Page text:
There was a hill to climb to get out of the woods and on to the school yard.  Near the top, Bobby’s foot slipped on a piece of cardboard someone left by the woods.  He tumbled and slid back down the path that ran between the trees, and came to a stop near the stream.  Someone else might have been frightened, but Bobby decided it was fun.  He raced to the top and pulled the cardboard free of the snow.  It was a carton top and it was just big enough to sit on.

Bobby used the carton top like a sled and raced down the hill, this time all the way to the stream.  Once was not enough.  There were several trips, running to the top and sliding to the bottom before the cardboard finally fell apart.  On the last slide, the cardboard stopped short on a grassy spot that had rubbed clean of snow.  Bobby fell forward and his face and hands went into the ice cold water of the stream.  He shivered, but he knew he could warm up as soon as he got to the school.  He ran across the school yard.

When he reached the school room door and stepped inside, he was surprised by what he saw.  The teacher gave him a mean look, the children stared, some open mouthed, and his mother was there.  She had been called.  She raced over and scooped Bobby up before he could even take off his mittens.  Everyone asked him where he had been.  He was just playing.  He did not know what else to say.  Then he found out it was nearly noon and he was not only late for school, he was in big trouble.

Mama took him home, dressed him in warm pajamas and put him in bed.  She made him some hot soup so he would not catch cold, but she was angry with him, and that made Bobby afraid of what his Daddy might do.  He spent all afternoon in his room, in his bed, unable to nap for fear.  His father told him to go to school.  It was what he expected, but Bobby did what Bobby wanted instead and he upset everyone and made everyone worry; and now he was in trouble.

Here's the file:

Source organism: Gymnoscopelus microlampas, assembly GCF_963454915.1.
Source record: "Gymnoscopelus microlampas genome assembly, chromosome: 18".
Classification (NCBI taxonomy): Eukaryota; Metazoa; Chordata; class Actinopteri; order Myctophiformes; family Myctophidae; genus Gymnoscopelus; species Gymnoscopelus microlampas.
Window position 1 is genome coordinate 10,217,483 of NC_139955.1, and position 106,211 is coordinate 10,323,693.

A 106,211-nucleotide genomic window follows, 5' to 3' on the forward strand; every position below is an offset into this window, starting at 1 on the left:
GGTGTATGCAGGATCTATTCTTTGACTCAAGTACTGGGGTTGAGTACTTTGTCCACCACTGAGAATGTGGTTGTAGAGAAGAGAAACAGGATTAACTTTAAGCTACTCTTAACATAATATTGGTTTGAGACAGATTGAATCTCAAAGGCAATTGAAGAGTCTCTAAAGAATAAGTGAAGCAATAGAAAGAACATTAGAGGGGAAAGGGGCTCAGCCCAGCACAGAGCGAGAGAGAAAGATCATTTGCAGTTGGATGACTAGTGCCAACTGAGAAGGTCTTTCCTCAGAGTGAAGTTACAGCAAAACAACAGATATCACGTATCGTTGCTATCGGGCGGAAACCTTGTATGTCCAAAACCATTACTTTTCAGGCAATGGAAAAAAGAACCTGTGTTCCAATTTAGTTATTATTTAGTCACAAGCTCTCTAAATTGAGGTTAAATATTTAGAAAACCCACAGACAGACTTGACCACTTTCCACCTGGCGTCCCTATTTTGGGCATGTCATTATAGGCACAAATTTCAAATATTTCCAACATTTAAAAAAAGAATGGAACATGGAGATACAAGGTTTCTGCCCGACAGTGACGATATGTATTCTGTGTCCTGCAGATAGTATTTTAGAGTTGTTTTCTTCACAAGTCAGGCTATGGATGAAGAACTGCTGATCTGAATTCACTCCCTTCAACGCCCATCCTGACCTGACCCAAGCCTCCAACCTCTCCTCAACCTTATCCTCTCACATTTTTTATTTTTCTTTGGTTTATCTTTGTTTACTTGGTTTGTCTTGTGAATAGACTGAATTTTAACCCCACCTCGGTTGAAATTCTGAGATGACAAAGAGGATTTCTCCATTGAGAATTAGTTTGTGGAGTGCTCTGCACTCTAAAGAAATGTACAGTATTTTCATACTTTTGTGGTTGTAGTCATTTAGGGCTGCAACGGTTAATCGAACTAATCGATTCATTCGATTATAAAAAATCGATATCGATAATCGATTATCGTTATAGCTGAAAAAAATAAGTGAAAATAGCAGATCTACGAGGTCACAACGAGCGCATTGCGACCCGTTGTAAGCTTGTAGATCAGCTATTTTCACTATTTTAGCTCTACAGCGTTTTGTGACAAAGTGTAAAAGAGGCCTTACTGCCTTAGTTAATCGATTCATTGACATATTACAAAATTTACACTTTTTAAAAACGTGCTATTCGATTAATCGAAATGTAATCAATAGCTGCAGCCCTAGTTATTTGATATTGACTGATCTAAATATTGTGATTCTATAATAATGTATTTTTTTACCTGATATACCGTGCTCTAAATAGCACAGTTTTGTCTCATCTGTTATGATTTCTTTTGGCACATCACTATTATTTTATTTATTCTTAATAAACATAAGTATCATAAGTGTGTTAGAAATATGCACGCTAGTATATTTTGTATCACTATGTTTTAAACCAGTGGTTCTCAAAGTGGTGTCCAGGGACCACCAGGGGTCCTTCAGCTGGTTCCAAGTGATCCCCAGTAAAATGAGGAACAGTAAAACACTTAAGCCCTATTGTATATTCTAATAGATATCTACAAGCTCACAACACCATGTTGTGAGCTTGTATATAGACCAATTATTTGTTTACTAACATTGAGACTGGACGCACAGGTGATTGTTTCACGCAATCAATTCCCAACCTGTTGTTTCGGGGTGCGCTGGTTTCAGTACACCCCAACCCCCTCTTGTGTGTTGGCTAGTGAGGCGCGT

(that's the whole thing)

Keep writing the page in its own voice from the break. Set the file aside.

When his father’s car pulled into the driveway, Bobby nearly started to cry.  He heard the kitchen door, and shortly, Mama came and took him by the hand.  She led him to the living room where Daddy was waiting in his high back chair.  The terrible stern look on his face made Bobby draw back.

“Come here, son.”  Bobby’s father said, and as Mama pushed him gently, a reluctant Bobby inched forward.  “First things first.  Come here for the most important lesson.”  When Bobby was close enough, his father reached out and drew the child up into his lap.  And then Bobby’s father spoke.

“The first thing you need to know is I love you.”  He kissed Bobby and hugged him, snug and tender, making him feel warm.  Bobby put his arms around his father’s neck and returned the hug; and then he did cry, at last, but he was not unhappy.  He knew he would be punished for making everyone upset and worry, and he knew he would have to do a better job of going to school; but he also knew that as long as his Daddy and Mama loved him, everything would be all right.

 

 

All of us are tempted from time to time to follow what we want rather than what God asks of us; but as the Apostle Paul reminds us, “Nothing can separate us from the Love of God.”  It is sometimes important to remember that first and most important lesson.